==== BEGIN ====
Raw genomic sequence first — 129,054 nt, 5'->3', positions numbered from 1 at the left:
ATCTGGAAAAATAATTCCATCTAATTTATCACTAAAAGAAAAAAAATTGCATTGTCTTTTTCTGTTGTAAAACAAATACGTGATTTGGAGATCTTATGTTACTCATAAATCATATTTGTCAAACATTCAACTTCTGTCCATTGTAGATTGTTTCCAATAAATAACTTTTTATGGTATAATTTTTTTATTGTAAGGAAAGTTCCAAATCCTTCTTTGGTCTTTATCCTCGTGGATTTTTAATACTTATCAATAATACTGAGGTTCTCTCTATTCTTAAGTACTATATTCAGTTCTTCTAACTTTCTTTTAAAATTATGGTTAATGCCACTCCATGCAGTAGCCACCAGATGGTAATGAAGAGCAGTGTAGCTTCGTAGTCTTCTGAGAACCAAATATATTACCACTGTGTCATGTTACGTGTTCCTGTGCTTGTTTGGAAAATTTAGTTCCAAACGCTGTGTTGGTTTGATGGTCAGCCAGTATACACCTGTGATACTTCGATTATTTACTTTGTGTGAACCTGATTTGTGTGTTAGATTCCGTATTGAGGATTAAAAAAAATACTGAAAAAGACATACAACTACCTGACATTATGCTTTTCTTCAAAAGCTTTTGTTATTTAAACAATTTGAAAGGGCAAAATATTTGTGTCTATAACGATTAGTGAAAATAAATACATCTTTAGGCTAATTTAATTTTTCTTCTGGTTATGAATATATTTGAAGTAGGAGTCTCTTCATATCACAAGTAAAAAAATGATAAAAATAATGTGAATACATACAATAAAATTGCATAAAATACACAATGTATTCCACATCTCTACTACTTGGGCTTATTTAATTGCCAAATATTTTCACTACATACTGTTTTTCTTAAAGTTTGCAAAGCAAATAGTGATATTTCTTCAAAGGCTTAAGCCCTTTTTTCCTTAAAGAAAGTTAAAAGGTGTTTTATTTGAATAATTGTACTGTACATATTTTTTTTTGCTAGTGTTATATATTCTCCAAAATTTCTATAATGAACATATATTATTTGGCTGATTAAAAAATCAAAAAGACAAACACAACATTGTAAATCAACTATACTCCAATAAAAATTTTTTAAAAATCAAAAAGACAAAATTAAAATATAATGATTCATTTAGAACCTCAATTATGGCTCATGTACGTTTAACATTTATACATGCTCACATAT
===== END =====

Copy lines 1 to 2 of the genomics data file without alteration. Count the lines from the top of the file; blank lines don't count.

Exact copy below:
Raw genomic sequence first — 129,054 nt, 5'->3', positions numbered from 1 at the left:
ATCTGGAAAAATAATTCCATCTAATTTATCACTAAAAGAAAAAAAATTGCATTGTCTTTTTCTGTTGTAAAACAAATACGTGATTTGGAGATCTTATGTTACTCATAAATCATATTTGTCAAACATTCAACTTCTGTCCATTGTAGATTGTTTCCAATAAATAACTTTTTATGGTATAATTTTTTTATTGTAAGGAAAGTTCCAAATCCTTCTTTGGTCTTTATCCTCGTGGATTTTTAATACTTATCAATAATACTGAGGTTCTCTCTATTCTTAAGTACTATATTCAGTTCTTCTAACTTTCTTTTAAAATTATGGTTAATGCCACTCCATGCAGTAGCCACCAGATGGTAATGAAGAGCAGTGTAGCTTCGTAGTCTTCTGAGAACCAAATATATTACCACTGTGTCATGTTACGTGTTCCTGTGCTTGTTTGGAAAATTTAGTTCCAAACGCTGTGTTGGTTTGATGGTCAGCCAGTATACACCTGTGATACTTCGATTATTTACTTTGTGTGAACCTGATTTGTGTGTTAGATTCCGTATTGAGGATTAAAAAAAATACTGAAAAAGACATACAACTACCTGACATTATGCTTTTCTTCAAAAGCTTTTGTTATTTAAACAATTTGAAAGGGCAAAATATTTGTGTCTATAACGATTAGTGAAAATAAATACATCTTTAGGCTAATTTAATTTTTCTTCTGGTTATGAATATATTTGAAGTAGGAGTCTCTTCATATCACAAGTAAAAAAATGATAAAAATAATGTGAATACATACAATAAAATTGCATAAAATACACAATGTATTCCACATCTCTACTACTTGGGCTTATTTAATTGCCAAATATTTTCACTACATACTGTTTTTCTTAAAGTTTGCAAAGCAAATAGTGATATTTCTTCAAAGGCTTAAGCCCTTTTTTCCTTAAAGAAAGTTAAAAGGTGTTTTATTTGAATAATTGTACTGTACATATTTTTTTTTGCTAGTGTTATATATTCTCCAAAATTTCTATAATGAACATATATTATTTGGCTGATTAAAAAATCAAAAAGACAAACACAACATTGTAAATCAACTATACTCCAATAAAAATTTTTTAAAAATCAAAAAGACAAAATTAAAATATAATGATTCATTTAGAACCTCAATTATGGCTCATGTACGTTTAACATTTATACATGCTCACATAT